After nearly nine hours of interrogation in a Louisiana police station, Damon Thibodeaux had reasons to lie. Investigators who revisited the case a decade after he was convicted and sentenced to die by lethal injection said he was exhausted, psychologically vulnerable and frightened by the prospect of facing the death penalty when he falsely confessed to raping and killing his 14-year-old step-cousin.
After 15 years on death row, Thibedeaux in September walked out of Louisiana’s infamous Angola State Penetentiary as a free man, the dark cloud of his capital-murder conviction burned away the light of multiple DNA tests that found no evidence he was the killer. Activists at the Innocence Project say he is the 300th wrongly convicted inmate to be freed by DNA testing since the project started keeping records.
In almost half of the cases where the Innocence Project’s involvement led to release of the person wrongfully charged, the late-stage testing also pointed to the real perpetrators. In the eyes of the Innocence Project, that means at least 130 violent crimes could have been prevented if the real perpetrators had initially been apprehended instead of the wrongly accused person.
In Thibideaux’s case, DNA testing didn’t immediately reveal the actual perpetrator. Tests conducted long after his conviction did, however, prove that the victim had not been sexually assaulted. And the tests found no evidence Thibedeaux had been at the scene where 14-year-old Crystal Champagne’s body was found alongside a levee. Her face was bruised from a beating and a piece of red extension cord was found around her neck.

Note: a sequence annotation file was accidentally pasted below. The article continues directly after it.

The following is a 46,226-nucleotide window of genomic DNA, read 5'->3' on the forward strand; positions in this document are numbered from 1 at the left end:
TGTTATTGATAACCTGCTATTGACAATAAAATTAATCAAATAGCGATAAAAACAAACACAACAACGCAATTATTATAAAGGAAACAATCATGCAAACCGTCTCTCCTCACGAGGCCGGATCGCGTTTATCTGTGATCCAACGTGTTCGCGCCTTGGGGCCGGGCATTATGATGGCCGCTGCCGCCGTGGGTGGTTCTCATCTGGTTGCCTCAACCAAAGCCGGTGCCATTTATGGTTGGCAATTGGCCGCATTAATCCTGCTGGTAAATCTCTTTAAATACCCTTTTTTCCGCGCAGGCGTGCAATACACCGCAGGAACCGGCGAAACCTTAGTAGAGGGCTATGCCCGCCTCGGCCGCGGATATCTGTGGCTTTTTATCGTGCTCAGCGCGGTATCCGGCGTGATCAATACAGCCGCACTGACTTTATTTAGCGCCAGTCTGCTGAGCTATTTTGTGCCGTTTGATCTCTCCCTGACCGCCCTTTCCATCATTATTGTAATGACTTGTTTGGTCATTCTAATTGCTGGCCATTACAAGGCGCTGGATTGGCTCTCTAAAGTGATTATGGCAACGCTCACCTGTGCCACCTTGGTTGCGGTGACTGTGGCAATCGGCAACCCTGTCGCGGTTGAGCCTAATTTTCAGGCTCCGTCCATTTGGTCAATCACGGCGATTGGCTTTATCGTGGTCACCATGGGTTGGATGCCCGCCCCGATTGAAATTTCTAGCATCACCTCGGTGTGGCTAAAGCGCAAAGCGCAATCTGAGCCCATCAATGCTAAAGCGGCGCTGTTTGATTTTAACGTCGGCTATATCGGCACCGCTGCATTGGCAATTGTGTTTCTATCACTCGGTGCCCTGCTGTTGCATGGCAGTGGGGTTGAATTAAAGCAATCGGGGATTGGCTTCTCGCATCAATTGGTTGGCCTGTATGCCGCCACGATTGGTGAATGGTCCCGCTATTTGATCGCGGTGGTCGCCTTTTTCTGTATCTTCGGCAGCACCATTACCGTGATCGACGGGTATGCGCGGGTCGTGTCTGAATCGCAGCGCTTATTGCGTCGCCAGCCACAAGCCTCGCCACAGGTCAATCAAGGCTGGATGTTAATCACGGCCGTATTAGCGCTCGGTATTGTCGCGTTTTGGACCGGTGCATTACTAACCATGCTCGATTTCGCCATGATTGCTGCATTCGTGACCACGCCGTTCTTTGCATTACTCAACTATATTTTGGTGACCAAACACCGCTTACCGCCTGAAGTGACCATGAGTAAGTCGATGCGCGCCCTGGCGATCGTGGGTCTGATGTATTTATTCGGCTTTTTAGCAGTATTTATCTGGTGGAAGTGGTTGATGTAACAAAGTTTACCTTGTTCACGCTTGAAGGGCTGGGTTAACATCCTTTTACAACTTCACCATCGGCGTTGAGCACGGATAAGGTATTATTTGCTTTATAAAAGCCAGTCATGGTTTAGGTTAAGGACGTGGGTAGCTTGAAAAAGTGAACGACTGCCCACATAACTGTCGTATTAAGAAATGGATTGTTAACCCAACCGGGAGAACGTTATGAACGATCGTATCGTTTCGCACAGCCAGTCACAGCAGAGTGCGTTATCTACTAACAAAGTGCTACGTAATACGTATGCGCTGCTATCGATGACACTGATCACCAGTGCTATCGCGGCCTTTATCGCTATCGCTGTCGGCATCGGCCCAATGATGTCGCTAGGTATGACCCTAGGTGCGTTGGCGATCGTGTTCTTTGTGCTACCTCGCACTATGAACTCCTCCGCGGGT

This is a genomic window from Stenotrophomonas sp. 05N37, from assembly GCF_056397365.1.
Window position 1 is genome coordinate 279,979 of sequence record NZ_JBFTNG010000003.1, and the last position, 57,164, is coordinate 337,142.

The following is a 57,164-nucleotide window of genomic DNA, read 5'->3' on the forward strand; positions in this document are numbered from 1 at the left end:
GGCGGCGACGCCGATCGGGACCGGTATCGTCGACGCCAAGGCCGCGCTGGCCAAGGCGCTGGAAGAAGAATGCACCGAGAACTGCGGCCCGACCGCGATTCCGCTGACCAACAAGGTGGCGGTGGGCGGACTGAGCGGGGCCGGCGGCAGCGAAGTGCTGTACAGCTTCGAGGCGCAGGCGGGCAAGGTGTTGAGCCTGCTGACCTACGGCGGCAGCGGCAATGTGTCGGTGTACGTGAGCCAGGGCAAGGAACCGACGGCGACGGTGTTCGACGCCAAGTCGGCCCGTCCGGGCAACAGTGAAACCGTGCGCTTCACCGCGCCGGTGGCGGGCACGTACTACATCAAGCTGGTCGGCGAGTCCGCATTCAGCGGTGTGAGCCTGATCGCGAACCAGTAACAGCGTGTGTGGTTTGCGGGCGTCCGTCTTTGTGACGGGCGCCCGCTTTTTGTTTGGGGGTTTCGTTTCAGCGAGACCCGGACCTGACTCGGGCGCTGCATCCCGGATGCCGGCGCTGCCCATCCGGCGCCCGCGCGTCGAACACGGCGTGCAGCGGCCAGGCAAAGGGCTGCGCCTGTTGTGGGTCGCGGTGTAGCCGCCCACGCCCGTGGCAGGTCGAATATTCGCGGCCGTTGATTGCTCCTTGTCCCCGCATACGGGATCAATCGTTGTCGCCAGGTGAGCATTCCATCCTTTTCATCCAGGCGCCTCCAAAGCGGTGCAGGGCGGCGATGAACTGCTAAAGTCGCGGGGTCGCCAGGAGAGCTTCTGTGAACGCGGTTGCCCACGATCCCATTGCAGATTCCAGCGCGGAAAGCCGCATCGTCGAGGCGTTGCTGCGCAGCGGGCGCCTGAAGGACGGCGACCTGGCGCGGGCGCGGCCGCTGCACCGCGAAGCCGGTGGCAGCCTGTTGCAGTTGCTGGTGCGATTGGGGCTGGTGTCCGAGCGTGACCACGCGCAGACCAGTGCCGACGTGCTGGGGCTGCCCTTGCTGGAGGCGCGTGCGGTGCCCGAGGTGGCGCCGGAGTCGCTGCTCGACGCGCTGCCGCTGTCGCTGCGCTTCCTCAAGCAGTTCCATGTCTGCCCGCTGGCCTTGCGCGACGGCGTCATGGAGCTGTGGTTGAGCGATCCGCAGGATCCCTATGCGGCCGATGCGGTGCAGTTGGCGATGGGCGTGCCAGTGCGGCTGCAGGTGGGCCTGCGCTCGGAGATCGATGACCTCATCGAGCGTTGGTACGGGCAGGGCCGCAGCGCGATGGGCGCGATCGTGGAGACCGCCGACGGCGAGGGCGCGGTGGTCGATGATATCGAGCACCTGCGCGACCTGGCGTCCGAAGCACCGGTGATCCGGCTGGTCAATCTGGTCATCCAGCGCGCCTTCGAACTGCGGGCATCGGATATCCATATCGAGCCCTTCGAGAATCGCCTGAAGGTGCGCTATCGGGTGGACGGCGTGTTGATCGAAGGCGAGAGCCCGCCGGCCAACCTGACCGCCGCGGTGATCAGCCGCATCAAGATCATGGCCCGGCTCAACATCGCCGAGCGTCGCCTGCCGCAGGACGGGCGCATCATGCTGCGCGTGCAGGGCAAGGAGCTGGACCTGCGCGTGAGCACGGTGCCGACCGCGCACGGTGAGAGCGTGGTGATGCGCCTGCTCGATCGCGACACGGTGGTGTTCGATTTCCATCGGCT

During his interrogation in 1996, Thibedeaux said he’d used gray or white speaker wire from his car while attacking her. The Innocence Project reported Thibedeaux had learned some non-public details about Champagne’s murder from his interrogators, but that when he guessed other details, he guessed wrong. Less than an hour of the all-day interrogation was recorded.
Unlike many cases the Innocence Project investigates, the agency that prosecuted Thibedeaux joined defense investigators in an exhaustive reinvestigation launched in 2007 after the Project amassed evidence pointing to his wrongful conviction. Further DNA testing revealed male DNA on the electric cord found at the crime scene did not belong to Thibedeaux.
In about one in five cases the Project selects to investigate, prosecutors oppose retesting of DNA evidence. Another one in five cases are not re-investigated because forensic evidence has been lost or destroyed. Even when tests are conducted, one in five yields inconclusive results. And the vast majority of cases the Innocence Project has been asked to investigate — as many as 19 out of 20 — don’t involve DNA evidence. More than 4,000 prisoners each year ask the Innocence Project to review evidence that led to their convictions.